Hong Kong E-Prix returns as Formula E announces mainland China race for new-look 2018-19 calendar
Central Harbourfront race moves to a later date on new calendar after doubts over return, while electric motorsport series is back on mainland
Hong Kong’s iconic Central Harbourfront will once again be abuzz when the fledgling Formula E series returns to the city for a third outing next season, with the electric racing spectacle also in line for an overdue return in mainland China.
Hong Kong may have lost its status as the star attraction on the 2018-19 calender, with Saudi Arabia to host the season-opening double header in December – a slot Hong Kong filled in 2016 and 2017 – but Formula E has pencilled in a date of March 10 for its return.
The city will host the fifth race of the season with a Chinese round following on March 23, though a location has yet to be announced. Beijing hosted Formula E races in 2014 and 2015.
The location of the third E-Prix of the season on January 26 is also unconfirmed, with English city Birmingham and Bosnian capital Sarajevo having expressed interest in hosting races.
The new calendar, which was published following a meeting of the FIA World Motor Sport Council in Manila, features 13 races in 12 cities across four continents.
Formula E also announced details of a new race format and split power modes for the new-look next generation car, which can complete a full race without the need for a mid-race car swap, in season five.
Drivers will be able to use a higher power mode of 225kW, compared to the standard 200kW, once they pass through an activation zone, with the duration and frequency of use varying at each E-Prix.
Races will now also last 45 minutes plus one lap to reach the chequered flag, instead of being measured only in a pre-defined number of laps.
“The new format and split levels of power being introduced for season five will add an extra strategic element and continue to offer intense and exciting competition between some of the most talented drivers and biggest brands in motorsport,” Alejandro Agag, founder and CEO of Formula E, said.
Other changes include doing away with awarding points for the fastest lap – instead, extra points will be given to the most energy efficient driver finishing in the top five.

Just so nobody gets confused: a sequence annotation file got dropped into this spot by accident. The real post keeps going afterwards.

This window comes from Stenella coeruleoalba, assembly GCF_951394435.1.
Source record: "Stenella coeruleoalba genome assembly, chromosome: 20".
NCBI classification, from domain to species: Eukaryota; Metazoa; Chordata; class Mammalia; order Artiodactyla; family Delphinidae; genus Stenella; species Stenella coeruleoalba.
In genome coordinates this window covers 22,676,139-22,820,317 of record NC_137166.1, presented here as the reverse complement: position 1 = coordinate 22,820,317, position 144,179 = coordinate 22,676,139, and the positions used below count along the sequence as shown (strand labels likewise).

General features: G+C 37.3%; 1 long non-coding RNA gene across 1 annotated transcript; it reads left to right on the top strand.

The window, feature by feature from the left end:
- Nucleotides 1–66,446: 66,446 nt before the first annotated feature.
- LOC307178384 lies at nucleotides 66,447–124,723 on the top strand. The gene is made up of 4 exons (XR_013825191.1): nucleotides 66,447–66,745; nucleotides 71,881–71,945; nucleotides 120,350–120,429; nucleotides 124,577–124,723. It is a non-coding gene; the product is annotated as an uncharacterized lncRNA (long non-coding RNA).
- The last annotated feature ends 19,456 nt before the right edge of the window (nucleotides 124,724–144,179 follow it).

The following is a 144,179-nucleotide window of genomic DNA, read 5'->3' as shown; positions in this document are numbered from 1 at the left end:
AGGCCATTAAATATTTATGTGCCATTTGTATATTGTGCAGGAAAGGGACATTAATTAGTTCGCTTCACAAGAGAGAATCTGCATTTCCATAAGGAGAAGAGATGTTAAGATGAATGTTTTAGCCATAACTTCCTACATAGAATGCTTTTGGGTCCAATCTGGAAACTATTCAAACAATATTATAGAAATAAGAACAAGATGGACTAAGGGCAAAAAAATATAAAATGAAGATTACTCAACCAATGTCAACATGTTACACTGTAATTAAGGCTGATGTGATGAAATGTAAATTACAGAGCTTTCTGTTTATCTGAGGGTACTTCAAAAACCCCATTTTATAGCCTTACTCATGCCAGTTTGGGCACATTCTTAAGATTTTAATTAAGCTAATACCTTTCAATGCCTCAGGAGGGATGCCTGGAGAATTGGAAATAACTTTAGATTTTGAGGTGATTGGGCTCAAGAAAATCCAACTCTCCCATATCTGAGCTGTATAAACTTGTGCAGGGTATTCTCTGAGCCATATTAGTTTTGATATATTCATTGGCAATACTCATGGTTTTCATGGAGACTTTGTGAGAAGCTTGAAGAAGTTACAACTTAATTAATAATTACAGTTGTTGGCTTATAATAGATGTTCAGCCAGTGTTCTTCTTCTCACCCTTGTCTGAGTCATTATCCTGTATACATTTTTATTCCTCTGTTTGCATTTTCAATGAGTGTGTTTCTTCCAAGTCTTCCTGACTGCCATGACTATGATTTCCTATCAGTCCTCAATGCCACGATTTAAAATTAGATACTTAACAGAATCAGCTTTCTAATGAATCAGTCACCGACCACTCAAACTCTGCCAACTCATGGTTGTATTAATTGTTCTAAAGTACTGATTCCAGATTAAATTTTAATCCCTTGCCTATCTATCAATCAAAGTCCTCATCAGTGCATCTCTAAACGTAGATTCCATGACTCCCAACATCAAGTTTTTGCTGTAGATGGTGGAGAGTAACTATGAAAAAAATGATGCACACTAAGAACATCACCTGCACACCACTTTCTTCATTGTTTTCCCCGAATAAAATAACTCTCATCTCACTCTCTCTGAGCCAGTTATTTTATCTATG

A new qualifying format will see the six fastest drivers in qualifying, rather than the top five, making it through to the super pole shoot-out, to accommodate the larger grid of 22 cars, with Japanese brand Nissan and BMW entering teams.
“Formula E is synonymous with innovation and pioneering technology – that’s exactly what we’ll be seeing again next season with the step-up in performance and efficiency of the futuristic next generation car, as well as trialling unique and radical concepts to usher in a new era of Formula E,” Agag said.
“I’m looking forward to seeing the new cars and format in action against the backdrop of iconic city skylines – starting in Ad Diriyah in December.”
Hong Kong’s continued presence on the Formula E calendar had been in doubt before Thursday’s announcement.
A senior official had said last year there was a “90 per cent” chance Hong Kong would host another E-Prix, but doubts remained about the logistics of extending the track to reach the FIA’s new standards.
Hong Kong E-Prix organisers saw an increase in revenue from the HK$50 million hit they took on the city’s first Formula E race in 2016, with around 87 per cent of grandstand tickets sold for last December’s season four-opening double-header.
But the 2017 races still delivered a big deficit, while there are also issues surrounding the Central Harbourfront’s 1.86-kilometre circuit.
New FIA rules will require a circuit length of 2.4km for E-Prix races next season, with more cars on the grid.